Tag Archives: friendship

5 Suggestions When Collaborating With Another Writer

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We all know that writing can be a pretty solitary act, but sometimes it’s fun to switch things up a bit and write in collaboration. Seriously, it can be fun; and it worked for Jack Kerouac and William S. Burroughs.

I tried writing collaboratively only once before, with an ex-girlfriend who is a formidable writer in her own regard (click here to see a sample of her work). It didn’t work out so well. We were working on a piece of alternative literature, with her writing from the female perspective and me writing from the male perspective. It fizzled out after a mere two chapters each.

If you want to collaborate with another writer, here are five suggestions to make the process go smoothly:

1. Plan an outline. Make sure that you and your writing partner both know where the story is going.

2. Be professional. Whether the person you’re writing with is a spouse, lover, or best friend, as far as your work together goes, make sure that you both hold yourselves to a professional standard.

3. Personal chemistry. If you don’t like a fellow writer (and writers hate being around other writers as a general rule) don’t work with them.

4. Literary chemistry. If you write like Kerouac and your partner writes like Woolf, make sure that you two can come to an interesting juxtaposition or don’t start at all.

5. Don’t be too critical. It takes time to turn first drafts into quality writing. Don’t be too critical of your partner. Don’t bite their head off if they miss a deadline. People produce their best work when they don’t get the whip cracked on them.

I hope these suggestions prove to be helpful to you in your writing career!

Friends and Lovers

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“Writing is a lonely job. Having someone who believes in you makes a lot of difference. They don’t have to makes speeches. Just believing is usually enough.”
― Stephen King, On Writing: A Memoir of the Craft

If you’ve seriously committed yourself to your writing, by the very nature of the task, you will have to have to spend a great deal of time working alone. If you’re fortunate enough to be a full-time writer, you may have no reason to come into contact with anyone, other than at readings, when networking with other writers, or perhaps through meetings with an agent or publishing representatives. If you have a job or are in school, the bulk of your time away from your professional responsibilities may very well be spent writing.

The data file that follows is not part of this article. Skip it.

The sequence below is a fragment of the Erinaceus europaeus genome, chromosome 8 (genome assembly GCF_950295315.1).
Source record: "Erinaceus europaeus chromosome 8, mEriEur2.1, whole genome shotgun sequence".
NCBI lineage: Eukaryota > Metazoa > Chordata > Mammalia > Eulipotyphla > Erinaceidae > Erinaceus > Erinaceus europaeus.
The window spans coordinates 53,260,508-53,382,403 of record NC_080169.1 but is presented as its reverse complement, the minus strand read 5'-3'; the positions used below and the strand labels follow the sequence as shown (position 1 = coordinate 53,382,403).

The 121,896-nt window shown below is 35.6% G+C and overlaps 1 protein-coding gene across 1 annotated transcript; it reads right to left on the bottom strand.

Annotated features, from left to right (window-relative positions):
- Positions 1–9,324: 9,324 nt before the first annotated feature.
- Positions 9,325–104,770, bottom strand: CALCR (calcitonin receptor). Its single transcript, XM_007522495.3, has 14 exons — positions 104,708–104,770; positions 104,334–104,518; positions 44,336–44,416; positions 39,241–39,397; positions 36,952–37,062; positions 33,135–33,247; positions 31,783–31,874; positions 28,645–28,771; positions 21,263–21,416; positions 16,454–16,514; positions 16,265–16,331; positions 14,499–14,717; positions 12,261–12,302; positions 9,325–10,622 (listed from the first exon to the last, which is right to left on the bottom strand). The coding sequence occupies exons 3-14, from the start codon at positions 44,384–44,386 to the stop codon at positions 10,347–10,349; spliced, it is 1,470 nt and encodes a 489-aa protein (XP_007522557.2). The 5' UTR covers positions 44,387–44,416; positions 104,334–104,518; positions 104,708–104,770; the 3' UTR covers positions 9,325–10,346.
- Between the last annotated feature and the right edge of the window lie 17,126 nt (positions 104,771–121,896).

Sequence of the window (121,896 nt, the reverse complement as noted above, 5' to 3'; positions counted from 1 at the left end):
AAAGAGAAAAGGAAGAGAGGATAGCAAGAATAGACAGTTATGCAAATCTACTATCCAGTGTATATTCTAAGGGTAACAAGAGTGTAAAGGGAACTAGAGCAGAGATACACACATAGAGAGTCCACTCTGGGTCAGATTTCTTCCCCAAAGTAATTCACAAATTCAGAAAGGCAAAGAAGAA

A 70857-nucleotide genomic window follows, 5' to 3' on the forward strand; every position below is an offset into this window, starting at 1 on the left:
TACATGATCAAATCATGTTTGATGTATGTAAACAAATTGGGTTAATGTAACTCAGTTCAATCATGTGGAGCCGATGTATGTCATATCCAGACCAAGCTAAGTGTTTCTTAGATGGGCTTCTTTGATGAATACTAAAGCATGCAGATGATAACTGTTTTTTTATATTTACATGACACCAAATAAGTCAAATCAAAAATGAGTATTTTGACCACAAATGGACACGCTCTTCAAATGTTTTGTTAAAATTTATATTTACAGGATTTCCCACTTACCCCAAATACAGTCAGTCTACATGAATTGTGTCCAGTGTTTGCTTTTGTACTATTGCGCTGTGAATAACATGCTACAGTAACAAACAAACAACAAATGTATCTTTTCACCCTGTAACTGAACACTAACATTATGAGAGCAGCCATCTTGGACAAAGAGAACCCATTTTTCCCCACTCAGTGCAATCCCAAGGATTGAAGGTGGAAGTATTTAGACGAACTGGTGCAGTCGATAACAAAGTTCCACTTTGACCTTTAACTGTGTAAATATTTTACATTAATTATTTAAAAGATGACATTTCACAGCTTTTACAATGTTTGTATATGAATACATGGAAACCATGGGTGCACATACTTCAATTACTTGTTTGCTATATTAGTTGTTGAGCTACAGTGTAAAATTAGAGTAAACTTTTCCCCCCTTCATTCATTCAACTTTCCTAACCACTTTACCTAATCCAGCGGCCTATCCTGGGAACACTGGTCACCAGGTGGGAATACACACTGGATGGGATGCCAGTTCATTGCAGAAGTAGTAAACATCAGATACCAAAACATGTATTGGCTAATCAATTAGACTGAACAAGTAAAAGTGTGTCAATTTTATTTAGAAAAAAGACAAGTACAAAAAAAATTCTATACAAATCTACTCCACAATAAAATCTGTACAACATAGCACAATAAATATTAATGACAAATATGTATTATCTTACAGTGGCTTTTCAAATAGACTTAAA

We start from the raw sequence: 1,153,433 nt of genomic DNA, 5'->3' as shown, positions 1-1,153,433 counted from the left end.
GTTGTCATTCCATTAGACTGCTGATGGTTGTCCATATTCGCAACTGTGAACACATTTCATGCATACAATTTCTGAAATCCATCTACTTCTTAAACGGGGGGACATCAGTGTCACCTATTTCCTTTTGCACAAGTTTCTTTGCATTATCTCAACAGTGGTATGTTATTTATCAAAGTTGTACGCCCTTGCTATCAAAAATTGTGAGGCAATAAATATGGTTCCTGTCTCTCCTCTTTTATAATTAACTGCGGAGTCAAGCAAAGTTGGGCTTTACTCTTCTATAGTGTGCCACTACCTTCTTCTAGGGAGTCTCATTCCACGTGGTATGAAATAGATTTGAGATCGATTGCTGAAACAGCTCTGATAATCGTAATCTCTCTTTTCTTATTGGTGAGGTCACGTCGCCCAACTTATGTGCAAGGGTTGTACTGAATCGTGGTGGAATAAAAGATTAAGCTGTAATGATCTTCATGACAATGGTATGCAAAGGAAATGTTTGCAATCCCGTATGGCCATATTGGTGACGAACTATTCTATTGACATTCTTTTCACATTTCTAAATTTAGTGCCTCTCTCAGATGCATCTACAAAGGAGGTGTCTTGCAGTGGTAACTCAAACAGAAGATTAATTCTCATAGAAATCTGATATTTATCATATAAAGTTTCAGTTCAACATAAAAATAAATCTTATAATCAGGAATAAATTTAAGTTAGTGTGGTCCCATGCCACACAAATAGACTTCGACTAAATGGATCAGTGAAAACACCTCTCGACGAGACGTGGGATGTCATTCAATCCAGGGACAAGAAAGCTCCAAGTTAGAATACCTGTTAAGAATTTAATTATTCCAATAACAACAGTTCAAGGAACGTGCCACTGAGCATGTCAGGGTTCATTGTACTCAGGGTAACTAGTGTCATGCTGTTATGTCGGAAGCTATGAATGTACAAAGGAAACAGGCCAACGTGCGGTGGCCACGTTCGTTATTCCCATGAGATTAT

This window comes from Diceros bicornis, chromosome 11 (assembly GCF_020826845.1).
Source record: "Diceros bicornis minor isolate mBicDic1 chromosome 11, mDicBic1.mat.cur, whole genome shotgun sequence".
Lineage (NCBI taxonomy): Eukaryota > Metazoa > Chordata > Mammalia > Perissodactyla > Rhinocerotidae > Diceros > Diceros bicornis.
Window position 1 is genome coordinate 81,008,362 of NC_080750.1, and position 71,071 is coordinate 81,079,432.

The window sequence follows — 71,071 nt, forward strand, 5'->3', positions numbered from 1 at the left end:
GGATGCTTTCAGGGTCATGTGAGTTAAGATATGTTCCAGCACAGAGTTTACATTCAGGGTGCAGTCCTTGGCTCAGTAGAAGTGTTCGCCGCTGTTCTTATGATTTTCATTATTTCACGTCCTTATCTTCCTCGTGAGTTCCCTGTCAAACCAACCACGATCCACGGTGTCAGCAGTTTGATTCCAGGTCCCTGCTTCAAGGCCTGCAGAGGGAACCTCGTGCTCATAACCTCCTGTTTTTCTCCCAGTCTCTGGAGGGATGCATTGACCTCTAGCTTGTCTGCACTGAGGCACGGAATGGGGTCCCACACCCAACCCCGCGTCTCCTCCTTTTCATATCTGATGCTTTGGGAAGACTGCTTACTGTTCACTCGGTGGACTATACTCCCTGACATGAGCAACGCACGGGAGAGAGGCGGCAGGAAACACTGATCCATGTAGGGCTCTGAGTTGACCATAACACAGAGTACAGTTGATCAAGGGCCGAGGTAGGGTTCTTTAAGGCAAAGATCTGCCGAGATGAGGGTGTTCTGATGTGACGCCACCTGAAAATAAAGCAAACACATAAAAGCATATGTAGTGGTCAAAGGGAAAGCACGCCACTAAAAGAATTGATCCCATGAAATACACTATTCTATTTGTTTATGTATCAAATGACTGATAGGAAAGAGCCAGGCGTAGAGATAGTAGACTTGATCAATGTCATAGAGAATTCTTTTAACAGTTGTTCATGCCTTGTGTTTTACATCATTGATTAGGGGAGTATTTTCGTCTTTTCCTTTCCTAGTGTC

To join the literary game, to get readers to discover your writing, to get publishers to take you seriously, to maybe make a bit of money from your writing, you need to be serious about work and make writing a consistent part of your life. However, sometimes writers can take their profession so seriously that they become recluses, avoiding friends, disregarding or not seeking out lovers, and distancing themselves from supportive family.

I urge all writers to try to find a balance between their non-writing obligations, their writing, and their life and the people who love them. You’re not a machine, you’re a person. You need love, the same as anyone else. You have to embrace the love around you, not run from it because you have a “greater task.”

The isolation will destroy you. It’s not tenable over the long haul for producing good writing either.

Make sure that you value your loved ones. In a solitary profession like ours, they can be your cheerleaders and confidantes, but it’s not just about you. Humans are social creatures. Scientists have proven that without love, your DNA becomes damaged over time. Embrace the love. It will keep you whole.

How do you balance your writing, your professional obligations, and your relationships? Have you ever had any problems doing so?